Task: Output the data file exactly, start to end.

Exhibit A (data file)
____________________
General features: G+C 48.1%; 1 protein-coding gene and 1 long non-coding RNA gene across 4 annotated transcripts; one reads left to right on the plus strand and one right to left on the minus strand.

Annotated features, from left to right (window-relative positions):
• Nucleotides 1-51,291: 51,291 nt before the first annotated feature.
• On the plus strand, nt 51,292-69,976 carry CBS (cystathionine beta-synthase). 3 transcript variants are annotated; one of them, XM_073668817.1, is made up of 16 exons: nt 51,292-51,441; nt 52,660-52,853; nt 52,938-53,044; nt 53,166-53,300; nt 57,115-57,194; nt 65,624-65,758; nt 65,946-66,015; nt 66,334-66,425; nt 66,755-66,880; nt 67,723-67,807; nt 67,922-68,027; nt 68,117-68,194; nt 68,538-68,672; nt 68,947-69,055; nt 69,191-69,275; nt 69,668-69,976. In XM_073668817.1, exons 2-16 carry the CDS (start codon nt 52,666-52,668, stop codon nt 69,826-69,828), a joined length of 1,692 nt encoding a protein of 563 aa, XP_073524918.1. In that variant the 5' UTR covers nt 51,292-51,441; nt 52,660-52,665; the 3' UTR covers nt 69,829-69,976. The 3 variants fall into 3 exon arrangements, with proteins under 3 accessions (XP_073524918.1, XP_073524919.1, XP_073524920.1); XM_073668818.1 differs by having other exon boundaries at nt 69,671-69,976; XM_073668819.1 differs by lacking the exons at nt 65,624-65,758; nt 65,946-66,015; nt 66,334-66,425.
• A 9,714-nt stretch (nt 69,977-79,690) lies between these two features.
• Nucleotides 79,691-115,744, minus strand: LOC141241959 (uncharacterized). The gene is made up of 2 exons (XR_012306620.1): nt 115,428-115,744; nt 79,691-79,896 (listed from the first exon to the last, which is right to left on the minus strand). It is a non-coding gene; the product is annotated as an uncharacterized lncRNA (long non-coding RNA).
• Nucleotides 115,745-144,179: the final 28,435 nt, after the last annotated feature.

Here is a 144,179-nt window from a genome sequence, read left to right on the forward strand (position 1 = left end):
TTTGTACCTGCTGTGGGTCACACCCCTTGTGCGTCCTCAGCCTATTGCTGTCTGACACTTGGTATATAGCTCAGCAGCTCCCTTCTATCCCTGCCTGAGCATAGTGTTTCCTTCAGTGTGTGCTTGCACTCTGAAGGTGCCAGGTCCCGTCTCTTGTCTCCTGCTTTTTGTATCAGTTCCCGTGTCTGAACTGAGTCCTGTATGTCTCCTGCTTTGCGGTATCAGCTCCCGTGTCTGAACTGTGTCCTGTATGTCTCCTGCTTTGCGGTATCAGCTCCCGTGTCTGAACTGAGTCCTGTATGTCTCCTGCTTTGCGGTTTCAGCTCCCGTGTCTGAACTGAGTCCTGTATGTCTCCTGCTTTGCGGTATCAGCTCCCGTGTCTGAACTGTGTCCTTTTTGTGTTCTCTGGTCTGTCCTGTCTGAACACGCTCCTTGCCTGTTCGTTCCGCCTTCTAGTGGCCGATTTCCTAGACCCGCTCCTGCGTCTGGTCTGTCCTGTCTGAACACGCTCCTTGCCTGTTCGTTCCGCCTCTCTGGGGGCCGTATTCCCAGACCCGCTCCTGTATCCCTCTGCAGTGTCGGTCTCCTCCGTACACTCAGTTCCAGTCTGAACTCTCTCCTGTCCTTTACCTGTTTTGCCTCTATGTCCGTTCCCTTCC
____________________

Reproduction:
General features: G+C 48.1%; 1 protein-coding gene and 1 long non-coding RNA gene across 4 annotated transcripts; one reads left to right on the plus strand and one right to left on the minus strand.

Annotated features, from left to right (window-relative positions):
• Nucleotides 1-51,291: 51,291 nt before the first annotated feature.
• On the plus strand, nt 51,292-69,976 carry CBS (cystathionine beta-synthase). 3 transcript variants are annotated; one of them, XM_073668817.1, is made up of 16 exons: nt 51,292-51,441; nt 52,660-52,853; nt 52,938-53,044; nt 53,166-53,300; nt 57,115-57,194; nt 65,624-65,758; nt 65,946-66,015; nt 66,334-66,425; nt 66,755-66,880; nt 67,723-67,807; nt 67,922-68,027; nt 68,117-68,194; nt 68,538-68,672; nt 68,947-69,055; nt 69,191-69,275; nt 69,668-69,976. In XM_073668817.1, exons 2-16 carry the CDS (start codon nt 52,666-52,668, stop codon nt 69,826-69,828), a joined length of 1,692 nt encoding a protein of 563 aa, XP_073524918.1. In that variant the 5' UTR covers nt 51,292-51,441; nt 52,660-52,665; the 3' UTR covers nt 69,829-69,976. The 3 variants fall into 3 exon arrangements, with proteins under 3 accessions (XP_073524918.1, XP_073524919.1, XP_073524920.1); XM_073668818.1 differs by having other exon boundaries at nt 69,671-69,976; XM_073668819.1 differs by lacking the exons at nt 65,624-65,758; nt 65,946-66,015; nt 66,334-66,425.
• A 9,714-nt stretch (nt 69,977-79,690) lies between these two features.
• Nucleotides 79,691-115,744, minus strand: LOC141241959 (uncharacterized). The gene is made up of 2 exons (XR_012306620.1): nt 115,428-115,744; nt 79,691-79,896 (listed from the first exon to the last, which is right to left on the minus strand). It is a non-coding gene; the product is annotated as an uncharacterized lncRNA (long non-coding RNA).
• Nucleotides 115,745-144,179: the final 28,435 nt, after the last annotated feature.

Here is a 144,179-nt window from a genome sequence, read left to right on the forward strand (position 1 = left end):
TTTGTACCTGCTGTGGGTCACACCCCTTGTGCGTCCTCAGCCTATTGCTGTCTGACACTTGGTATATAGCTCAGCAGCTCCCTTCTATCCCTGCCTGAGCATAGTGTTTCCTTCAGTGTGTGCTTGCACTCTGAAGGTGCCAGGTCCCGTCTCTTGTCTCCTGCTTTTTGTATCAGTTCCCGTGTCTGAACTGAGTCCTGTATGTCTCCTGCTTTGCGGTATCAGCTCCCGTGTCTGAACTGTGTCCTGTATGTCTCCTGCTTTGCGGTATCAGCTCCCGTGTCTGAACTGAGTCCTGTATGTCTCCTGCTTTGCGGTTTCAGCTCCCGTGTCTGAACTGAGTCCTGTATGTCTCCTGCTTTGCGGTATCAGCTCCCGTGTCTGAACTGTGTCCTTTTTGTGTTCTCTGGTCTGTCCTGTCTGAACACGCTCCTTGCCTGTTCGTTCCGCCTTCTAGTGGCCGATTTCCTAGACCCGCTCCTGCGTCTGGTCTGTCCTGTCTGAACACGCTCCTTGCCTGTTCGTTCCGCCTCTCTGGGGGCCGTATTCCCAGACCCGCTCCTGTATCCCTCTGCAGTGTCGGTCTCCTCCGTACACTCAGTTCCAGTCTGAACTCTCTCCTGTCCTTTACCTGTTTTGCCTCTATGTCCGTTCCCTTCC